Presenter: Joanna Fawzy Morales Esq., Triage Cancer
Time: 55 minutes
Health insurance is a necessity for patients undergoing a transplant. Learn what types of plans are available and how to choose the plan that’s best for you.
- Protections for consumers vary depending on whether they get their insurance through an employer, the government or directly from an insurance company
- To analyze which healthcare plan is right for you, consider all the costs, not just premium, as well as whether it covers your preferred doctors and the prescriptions you need
- Beware of “surprise billing” that can require you to pay for services provided by an out-of-network provider without your knowledge
05:05 The three ways people get health insurance coverage in the United States: through an employer, a government plan or directly from an insurance company
05:56 Total amount paid annually for insurance depends on the monthly premium, annual deductible, co-payments, co-insurance, out-of-pocket maximum, and whether you choose an in-network or out-of-network provider.
11:43 “Surprise billing” can force you to pay for an out-of-network provider you did not choose
14:54 There are many different types of healthcare plans including HMOs, PPOs, POS and EPOs
16:44 Short-term health insurance plans are time-limited plans that do not provide the same consumer protections as plans purchased under the Affordable Care Act (ACA)
20:26 Affordable Care Act consumer protections and coverage requirements
32:56 Medicare is federal health insurance for individuals over age 65 and those who have been receiving social security disability insurance (SSDI) for two years
37:18 Supplemental Medigap plans cover out-of-pocket expenses not covered by Medicare Parts A and B
39:54 Medicaid is federal health insurance offered to certain people with a low or no income
43:05 Financial assistance and cost-sharing when buying insurance through the Affordable Care Act
50:02 How to choose the right health care plan for you
This presentation was made at the BMT InfoNet 2018 Celebrating a Second Chance at Life Survivorship Symposiuim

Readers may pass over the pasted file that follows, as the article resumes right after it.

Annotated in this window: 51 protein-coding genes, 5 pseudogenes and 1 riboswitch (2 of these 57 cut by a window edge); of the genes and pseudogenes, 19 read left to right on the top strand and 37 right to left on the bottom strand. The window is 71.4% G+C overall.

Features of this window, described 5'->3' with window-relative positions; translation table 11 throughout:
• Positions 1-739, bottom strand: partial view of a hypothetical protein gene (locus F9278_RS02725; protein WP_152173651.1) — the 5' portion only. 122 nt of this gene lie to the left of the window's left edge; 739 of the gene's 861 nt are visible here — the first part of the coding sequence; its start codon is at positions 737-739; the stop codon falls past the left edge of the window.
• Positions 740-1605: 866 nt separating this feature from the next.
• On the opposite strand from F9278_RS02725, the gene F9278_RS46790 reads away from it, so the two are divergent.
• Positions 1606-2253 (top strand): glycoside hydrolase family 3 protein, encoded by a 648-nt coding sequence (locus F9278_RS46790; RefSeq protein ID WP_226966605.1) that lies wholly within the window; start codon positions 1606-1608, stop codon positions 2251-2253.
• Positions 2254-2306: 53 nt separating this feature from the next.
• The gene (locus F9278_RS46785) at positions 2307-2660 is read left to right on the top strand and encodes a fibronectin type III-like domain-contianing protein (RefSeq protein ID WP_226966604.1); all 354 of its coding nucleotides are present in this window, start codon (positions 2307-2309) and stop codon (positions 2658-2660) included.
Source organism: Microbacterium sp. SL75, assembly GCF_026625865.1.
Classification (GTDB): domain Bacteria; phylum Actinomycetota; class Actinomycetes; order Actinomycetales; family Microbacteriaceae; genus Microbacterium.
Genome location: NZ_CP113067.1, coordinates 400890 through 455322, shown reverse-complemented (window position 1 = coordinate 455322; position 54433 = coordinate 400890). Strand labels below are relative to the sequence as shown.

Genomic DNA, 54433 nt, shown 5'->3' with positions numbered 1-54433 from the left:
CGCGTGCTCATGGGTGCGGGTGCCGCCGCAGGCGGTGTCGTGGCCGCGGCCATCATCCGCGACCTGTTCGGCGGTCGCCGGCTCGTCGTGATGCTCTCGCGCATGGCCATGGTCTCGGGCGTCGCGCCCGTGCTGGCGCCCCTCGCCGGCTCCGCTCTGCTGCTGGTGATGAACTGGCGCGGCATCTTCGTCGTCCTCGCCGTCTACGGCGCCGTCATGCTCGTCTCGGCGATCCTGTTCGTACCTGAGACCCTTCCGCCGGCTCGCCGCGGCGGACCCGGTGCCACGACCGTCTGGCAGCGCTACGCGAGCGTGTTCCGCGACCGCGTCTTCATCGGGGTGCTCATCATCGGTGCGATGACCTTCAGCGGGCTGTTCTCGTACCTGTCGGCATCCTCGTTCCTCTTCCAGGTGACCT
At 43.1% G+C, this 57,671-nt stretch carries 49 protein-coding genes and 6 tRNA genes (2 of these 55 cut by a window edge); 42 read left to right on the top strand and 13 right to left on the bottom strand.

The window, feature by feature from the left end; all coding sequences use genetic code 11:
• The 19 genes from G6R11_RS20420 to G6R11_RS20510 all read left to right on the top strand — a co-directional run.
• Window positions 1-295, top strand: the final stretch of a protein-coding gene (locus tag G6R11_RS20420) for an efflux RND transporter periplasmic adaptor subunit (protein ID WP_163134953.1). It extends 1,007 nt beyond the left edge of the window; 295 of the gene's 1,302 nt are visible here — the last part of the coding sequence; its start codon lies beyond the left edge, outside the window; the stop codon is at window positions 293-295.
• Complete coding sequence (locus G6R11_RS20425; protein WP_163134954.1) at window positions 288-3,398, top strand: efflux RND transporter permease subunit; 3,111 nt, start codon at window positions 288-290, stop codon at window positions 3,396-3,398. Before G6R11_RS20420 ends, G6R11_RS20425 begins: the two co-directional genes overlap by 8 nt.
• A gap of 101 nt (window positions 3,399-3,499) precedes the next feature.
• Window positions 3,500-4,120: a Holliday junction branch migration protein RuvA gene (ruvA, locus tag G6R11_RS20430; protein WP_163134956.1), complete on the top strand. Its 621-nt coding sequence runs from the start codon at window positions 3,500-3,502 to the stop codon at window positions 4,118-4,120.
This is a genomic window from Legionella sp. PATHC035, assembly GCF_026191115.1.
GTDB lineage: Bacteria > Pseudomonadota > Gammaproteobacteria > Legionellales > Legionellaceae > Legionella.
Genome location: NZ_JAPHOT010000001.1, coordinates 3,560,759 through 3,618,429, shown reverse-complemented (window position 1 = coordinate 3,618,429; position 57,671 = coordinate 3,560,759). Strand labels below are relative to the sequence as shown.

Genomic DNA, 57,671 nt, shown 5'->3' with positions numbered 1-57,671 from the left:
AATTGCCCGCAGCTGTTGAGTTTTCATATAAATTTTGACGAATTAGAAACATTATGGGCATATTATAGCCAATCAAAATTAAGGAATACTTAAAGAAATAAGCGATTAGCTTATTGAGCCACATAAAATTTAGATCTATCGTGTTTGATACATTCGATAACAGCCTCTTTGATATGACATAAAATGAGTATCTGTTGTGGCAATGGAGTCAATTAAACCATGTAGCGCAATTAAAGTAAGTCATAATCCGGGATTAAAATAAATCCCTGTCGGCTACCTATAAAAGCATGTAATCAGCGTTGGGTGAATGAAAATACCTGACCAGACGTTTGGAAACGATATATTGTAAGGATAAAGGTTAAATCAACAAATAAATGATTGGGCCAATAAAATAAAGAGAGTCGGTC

Transcript of Presentation
00:00 Introduction: So I was asked to speak about health insurance today, in an hour, and I could probably speak to you about health insurance for days. So I wanted to actually start this session by giving you some additional resources to know, that I'm going to provide you with some key details, and point you towards some additional resources, but this is really an introduction to some of these topics and I want you to know that you don't have to remember everything that I'm going to say today, but where to go for reminders.
00:35 Description of services provided by Triage Cancer: So Triage Cancer is a nonprofit organization that provides information on all types of cancer survivorship issues, from the point of diagnosis throughout life. And we do that in three ways. We host educational events, we host a speaker's bureau of experts in different areas of cancer survivorship, and then we provide online materials and resources. And one of the events that we host is our Triage Cancer conference series, and we do that three times a year, typically in locations where people aren't hosting national conferences. So this year we'll be in Ypsilanti, Michigan and Reno, Nevada and Lewiston, Maine, but we do provide travel assistance grants for patients and survivors, so if that's something that you're interested in.
And then we also provide a webinar series on a variety of cancer survivorship topics, which you can watch live, or you can watch recordings of on our website. We also provide educational materials on a variety of topics, many of which I'm going to talk about today. I've brought some samples of those in the back. We have quick guides, we have checklists on variety of topics, and then we also have local, national, international resources on our website, as well, on many of the topics we're going to talk about today.